Old Annuity – Gold Mine or Money Pit?
By Todd Holden, Financial Advisor
Annuities are contracts between the annuity owner and an insurance company — nothing more, nothing less. Like any contract, they have terms. Sometimes, these terms turn out to favor the annuity owner, and a smart owner can use these terms to their advantage. Other times the contract terms favor the company, and the annuity owner should get out of the contract as quickly as possible. Below is an example of both:
Around 2002, my mother purchased an annuity contract from a well-known insurance company. The terms of her contract call for a minimum interest rate of 3% AND no surrender charges. As long as she keeps a $10,000 balance in this contract, she can move money in and out of it willy-nilly. During the last decade of exceedingly low interest rates, she has used this annuity as an alternative to a money market fund. Whenever she has had extra dollars, she’s put it into her annuity contract. Whenever she needed to make a large expenditure, she pulled the money out. No charges, and she’s always earned 3%. She loves this; the insurance company hates it.
Sometime in the ‘90s, insurance companies began to offer guaranteed income riders, usually referred to as GLWB or GMIB. (These are complicated, so we will not delve into them here.) These riders guarantee an annuity owner a certain level of income from the annuity no matter how the annuity investments perform. They are a contractual obligation of the insurance company for which the annuity owner incurred a cost, let’s say 1% per year. There were a ton of annuities with these income riders sold in the 2000s. Fast forward ten to twenty years, and we are seeing many investors with these annuities who have not utilized these income riders and NEVER will. Yet, they continue to pay substantial fees every year and will continue to do so for these unused riders. It makes sense for these annuity owners to consider getting out of these contracts as the advantage is to the insurance company.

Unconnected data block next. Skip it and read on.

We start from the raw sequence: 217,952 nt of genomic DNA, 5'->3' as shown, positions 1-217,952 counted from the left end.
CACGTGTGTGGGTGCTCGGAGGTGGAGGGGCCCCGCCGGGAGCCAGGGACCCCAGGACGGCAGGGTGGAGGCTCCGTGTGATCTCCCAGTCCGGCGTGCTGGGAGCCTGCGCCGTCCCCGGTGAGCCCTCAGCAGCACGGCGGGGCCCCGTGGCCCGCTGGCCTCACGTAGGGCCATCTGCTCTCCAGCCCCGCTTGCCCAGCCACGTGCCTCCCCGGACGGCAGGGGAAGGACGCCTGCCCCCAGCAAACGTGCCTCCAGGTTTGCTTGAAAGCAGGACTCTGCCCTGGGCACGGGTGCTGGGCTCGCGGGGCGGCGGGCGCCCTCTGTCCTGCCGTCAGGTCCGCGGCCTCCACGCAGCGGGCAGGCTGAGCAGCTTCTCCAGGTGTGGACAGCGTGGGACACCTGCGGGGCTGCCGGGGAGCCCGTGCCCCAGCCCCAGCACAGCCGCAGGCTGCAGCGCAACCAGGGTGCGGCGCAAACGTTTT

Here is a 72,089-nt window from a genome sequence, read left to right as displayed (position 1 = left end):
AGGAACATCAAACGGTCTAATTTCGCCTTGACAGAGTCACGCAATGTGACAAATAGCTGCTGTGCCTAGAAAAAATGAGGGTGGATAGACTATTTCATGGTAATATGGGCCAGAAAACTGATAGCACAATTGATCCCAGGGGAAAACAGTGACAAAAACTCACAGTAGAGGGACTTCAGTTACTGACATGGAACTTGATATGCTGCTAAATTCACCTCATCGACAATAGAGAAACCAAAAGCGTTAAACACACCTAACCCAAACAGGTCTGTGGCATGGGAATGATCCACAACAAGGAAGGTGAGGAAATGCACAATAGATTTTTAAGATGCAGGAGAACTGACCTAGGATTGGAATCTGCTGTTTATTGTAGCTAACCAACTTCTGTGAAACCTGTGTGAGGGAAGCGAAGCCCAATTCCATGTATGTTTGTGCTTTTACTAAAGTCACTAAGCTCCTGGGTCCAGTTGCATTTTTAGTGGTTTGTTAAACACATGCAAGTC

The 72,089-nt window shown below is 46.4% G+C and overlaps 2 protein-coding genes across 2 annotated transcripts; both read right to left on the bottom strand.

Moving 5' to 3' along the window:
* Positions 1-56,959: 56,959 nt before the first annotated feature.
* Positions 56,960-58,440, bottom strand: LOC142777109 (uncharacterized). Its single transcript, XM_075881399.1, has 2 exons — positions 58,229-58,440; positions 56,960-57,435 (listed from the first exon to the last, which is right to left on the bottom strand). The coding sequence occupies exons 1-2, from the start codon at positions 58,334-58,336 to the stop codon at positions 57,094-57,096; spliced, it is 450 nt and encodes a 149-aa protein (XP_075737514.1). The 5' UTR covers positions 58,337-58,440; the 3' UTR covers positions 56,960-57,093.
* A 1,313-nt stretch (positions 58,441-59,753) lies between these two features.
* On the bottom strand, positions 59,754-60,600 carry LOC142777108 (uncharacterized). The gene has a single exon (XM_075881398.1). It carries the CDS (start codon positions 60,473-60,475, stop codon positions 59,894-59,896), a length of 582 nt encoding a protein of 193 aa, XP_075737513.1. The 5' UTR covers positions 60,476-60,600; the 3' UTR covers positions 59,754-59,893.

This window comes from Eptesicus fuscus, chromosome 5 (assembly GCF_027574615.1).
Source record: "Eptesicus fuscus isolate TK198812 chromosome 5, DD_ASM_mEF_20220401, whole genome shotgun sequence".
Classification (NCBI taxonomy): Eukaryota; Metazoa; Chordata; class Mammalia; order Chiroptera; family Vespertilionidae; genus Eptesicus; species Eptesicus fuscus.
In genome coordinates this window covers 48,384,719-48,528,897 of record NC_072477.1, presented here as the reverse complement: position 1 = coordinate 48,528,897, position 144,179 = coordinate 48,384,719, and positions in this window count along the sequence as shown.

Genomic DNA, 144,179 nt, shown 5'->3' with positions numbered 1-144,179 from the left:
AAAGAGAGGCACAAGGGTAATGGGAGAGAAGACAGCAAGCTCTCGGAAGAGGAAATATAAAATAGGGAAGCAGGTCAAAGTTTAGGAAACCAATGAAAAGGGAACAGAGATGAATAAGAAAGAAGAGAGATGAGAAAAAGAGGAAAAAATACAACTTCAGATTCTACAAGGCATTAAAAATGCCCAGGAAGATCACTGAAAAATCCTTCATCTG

Please beware that annuities should not be surrendered or redeemed without thoughtful consideration as there could be significant tax consequences of merely “taking the money and running.” Please seek advice from a professional who is knowledgeable about annuities and their particular tax characteristics.
If you would like to review your old annuity contract, you are welcome to contact me for a complimentary consultation. I may be reached at firstname.lastname@example.org or through my website, rtholden.nwfllc.com.